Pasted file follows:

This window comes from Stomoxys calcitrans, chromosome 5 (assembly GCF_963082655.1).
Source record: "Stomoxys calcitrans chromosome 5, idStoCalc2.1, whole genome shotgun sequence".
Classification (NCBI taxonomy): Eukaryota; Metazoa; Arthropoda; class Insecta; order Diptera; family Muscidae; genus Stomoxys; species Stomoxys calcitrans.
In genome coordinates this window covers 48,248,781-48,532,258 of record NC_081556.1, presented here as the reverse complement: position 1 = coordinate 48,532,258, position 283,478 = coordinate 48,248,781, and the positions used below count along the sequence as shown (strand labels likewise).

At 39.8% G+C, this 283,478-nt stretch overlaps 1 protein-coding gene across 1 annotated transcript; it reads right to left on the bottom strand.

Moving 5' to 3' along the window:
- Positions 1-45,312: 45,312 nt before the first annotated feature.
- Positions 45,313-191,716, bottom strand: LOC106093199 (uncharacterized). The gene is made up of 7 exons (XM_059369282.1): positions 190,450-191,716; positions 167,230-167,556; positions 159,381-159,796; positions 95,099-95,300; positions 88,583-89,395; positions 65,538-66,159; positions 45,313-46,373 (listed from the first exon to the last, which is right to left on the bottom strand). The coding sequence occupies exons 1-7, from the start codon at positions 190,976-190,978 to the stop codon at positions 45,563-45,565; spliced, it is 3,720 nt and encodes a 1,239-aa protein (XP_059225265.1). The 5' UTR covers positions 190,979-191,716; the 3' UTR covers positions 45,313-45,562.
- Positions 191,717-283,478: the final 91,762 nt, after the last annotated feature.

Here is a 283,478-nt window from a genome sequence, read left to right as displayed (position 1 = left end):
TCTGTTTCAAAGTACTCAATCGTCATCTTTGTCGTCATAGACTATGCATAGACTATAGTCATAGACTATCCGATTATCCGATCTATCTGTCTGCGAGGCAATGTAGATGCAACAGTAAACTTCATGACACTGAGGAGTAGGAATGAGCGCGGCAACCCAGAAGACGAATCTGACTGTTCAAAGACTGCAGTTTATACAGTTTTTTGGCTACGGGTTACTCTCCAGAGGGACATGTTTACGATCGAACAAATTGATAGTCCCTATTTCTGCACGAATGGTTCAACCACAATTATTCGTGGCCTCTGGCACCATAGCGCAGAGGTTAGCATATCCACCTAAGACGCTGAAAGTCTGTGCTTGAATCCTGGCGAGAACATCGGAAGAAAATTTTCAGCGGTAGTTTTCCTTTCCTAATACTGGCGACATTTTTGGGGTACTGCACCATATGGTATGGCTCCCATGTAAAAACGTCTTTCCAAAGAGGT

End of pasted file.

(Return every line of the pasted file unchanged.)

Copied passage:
This window comes from Stomoxys calcitrans, chromosome 5 (assembly GCF_963082655.1).
Source record: "Stomoxys calcitrans chromosome 5, idStoCalc2.1, whole genome shotgun sequence".
Classification (NCBI taxonomy): Eukaryota; Metazoa; Arthropoda; class Insecta; order Diptera; family Muscidae; genus Stomoxys; species Stomoxys calcitrans.
In genome coordinates this window covers 48,248,781-48,532,258 of record NC_081556.1, presented here as the reverse complement: position 1 = coordinate 48,532,258, position 283,478 = coordinate 48,248,781, and the positions used below count along the sequence as shown (strand labels likewise).

At 39.8% G+C, this 283,478-nt stretch overlaps 1 protein-coding gene across 1 annotated transcript; it reads right to left on the bottom strand.

Moving 5' to 3' along the window:
- Positions 1-45,312: 45,312 nt before the first annotated feature.
- Positions 45,313-191,716, bottom strand: LOC106093199 (uncharacterized). The gene is made up of 7 exons (XM_059369282.1): positions 190,450-191,716; positions 167,230-167,556; positions 159,381-159,796; positions 95,099-95,300; positions 88,583-89,395; positions 65,538-66,159; positions 45,313-46,373 (listed from the first exon to the last, which is right to left on the bottom strand). The coding sequence occupies exons 1-7, from the start codon at positions 190,976-190,978 to the stop codon at positions 45,563-45,565; spliced, it is 3,720 nt and encodes a 1,239-aa protein (XP_059225265.1). The 5' UTR covers positions 190,979-191,716; the 3' UTR covers positions 45,313-45,562.
- Positions 191,717-283,478: the final 91,762 nt, after the last annotated feature.

Here is a 283,478-nt window from a genome sequence, read left to right as displayed (position 1 = left end):
TCTGTTTCAAAGTACTCAATCGTCATCTTTGTCGTCATAGACTATGCATAGACTATAGTCATAGACTATCCGATTATCCGATCTATCTGTCTGCGAGGCAATGTAGATGCAACAGTAAACTTCATGACACTGAGGAGTAGGAATGAGCGCGGCAACCCAGAAGACGAATCTGACTGTTCAAAGACTGCAGTTTATACAGTTTTTTGGCTACGGGTTACTCTCCAGAGGGACATGTTTACGATCGAACAAATTGATAGTCCCTATTTCTGCACGAATGGTTCAACCACAATTATTCGTGGCCTCTGGCACCATAGCGCAGAGGTTAGCATATCCACCTAAGACGCTGAAAGTCTGTGCTTGAATCCTGGCGAGAACATCGGAAGAAAATTTTCAGCGGTAGTTTTCCTTTCCTAATACTGGCGACATTTTTGGGGTACTGCACCATATGGTATGGCTCCCATGTAAAAACGTCTTTCCAAAGAGGT